The Museum Collection: Minerals
Wiltshire in general is not rich in minerals, because of the nature of its sedimentary clays, sandstones and limestones. The Bradford Hundred area is not an exception in this, but a few examples of minerals are found in the neighbourhood.
Click on the thumbnail picture for a bigger view.
A piece of stalactitic and fibrous calcite from a vein in Limpley Stoke Quarry (in the photograph). Calcite crystals “grew” from the walls of a narrow fissure in limestone rock as the chemical was deposited from a lime-rich solution. A vein like this is not welcome to the quarriers because the stone around it would be wasted.
It was collected underground during a tour by members of the Bradford on Avon Museum Society.
A group of calcite crystals found just below the ridge at Budbury in Bradford. They may have developed inside a cavity in the Bradford Coral Bed. Pointed six-sided crystals of calcite were referred to by old-time miners as “dog-tooth spar”, but to mineralogists they are scalenohedra.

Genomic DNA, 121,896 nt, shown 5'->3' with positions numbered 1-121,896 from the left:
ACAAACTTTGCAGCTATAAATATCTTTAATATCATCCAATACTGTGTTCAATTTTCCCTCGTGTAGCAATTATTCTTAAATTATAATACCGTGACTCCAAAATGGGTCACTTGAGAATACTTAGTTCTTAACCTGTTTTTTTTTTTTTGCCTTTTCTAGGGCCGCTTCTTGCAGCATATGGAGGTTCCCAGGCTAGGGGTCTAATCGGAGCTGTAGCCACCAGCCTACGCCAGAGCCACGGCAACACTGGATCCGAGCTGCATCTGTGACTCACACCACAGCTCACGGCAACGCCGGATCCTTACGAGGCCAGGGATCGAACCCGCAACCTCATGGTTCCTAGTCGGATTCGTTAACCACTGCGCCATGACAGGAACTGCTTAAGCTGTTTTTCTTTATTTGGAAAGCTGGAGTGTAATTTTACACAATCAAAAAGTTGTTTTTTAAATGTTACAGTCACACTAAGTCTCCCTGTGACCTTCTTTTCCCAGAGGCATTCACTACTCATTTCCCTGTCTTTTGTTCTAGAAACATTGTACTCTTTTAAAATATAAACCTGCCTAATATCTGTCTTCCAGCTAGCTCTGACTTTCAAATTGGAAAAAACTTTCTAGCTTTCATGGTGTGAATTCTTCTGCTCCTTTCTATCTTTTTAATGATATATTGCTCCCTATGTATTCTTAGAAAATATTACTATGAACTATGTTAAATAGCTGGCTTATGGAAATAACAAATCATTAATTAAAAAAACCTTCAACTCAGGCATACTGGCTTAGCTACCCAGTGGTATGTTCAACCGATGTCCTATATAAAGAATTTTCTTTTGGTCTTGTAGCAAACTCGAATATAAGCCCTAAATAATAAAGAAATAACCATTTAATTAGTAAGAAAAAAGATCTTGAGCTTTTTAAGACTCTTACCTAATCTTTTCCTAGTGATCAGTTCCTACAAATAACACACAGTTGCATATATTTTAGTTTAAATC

Gypsum crystals were found when a pit was dug for a telegraph pole at Norrington Common, Broughton Gifford. The mineral is the result of the decomposition of iron pyrites in Lower Oxford Clay in which sulphuric acid reacts with calcite to form the gypsum (calcium sulphate).
An ironstone nodule, split in half to show the layers of different forms of iron oxide minerals, mostly limonite and goethite. It came from the embankment of an old tramway which carried stone from a big quarry next to Dundas Aqueduct to the River Avon, so it and others there was not in situ. It probably came from a ferruginous (iron-rich) band within the Twinhoe Beds in the quarry.
Flint is a non-crystalline form of the mineral silica, so the same composition as quartz. It occurs as nodules in the Chalk Formation, which is absent from the area of the Bradford Hundred. Any flint found here has been brought in by human activity, such as these chipped flint blades, which were made by Neolithic people 5,000 years ago.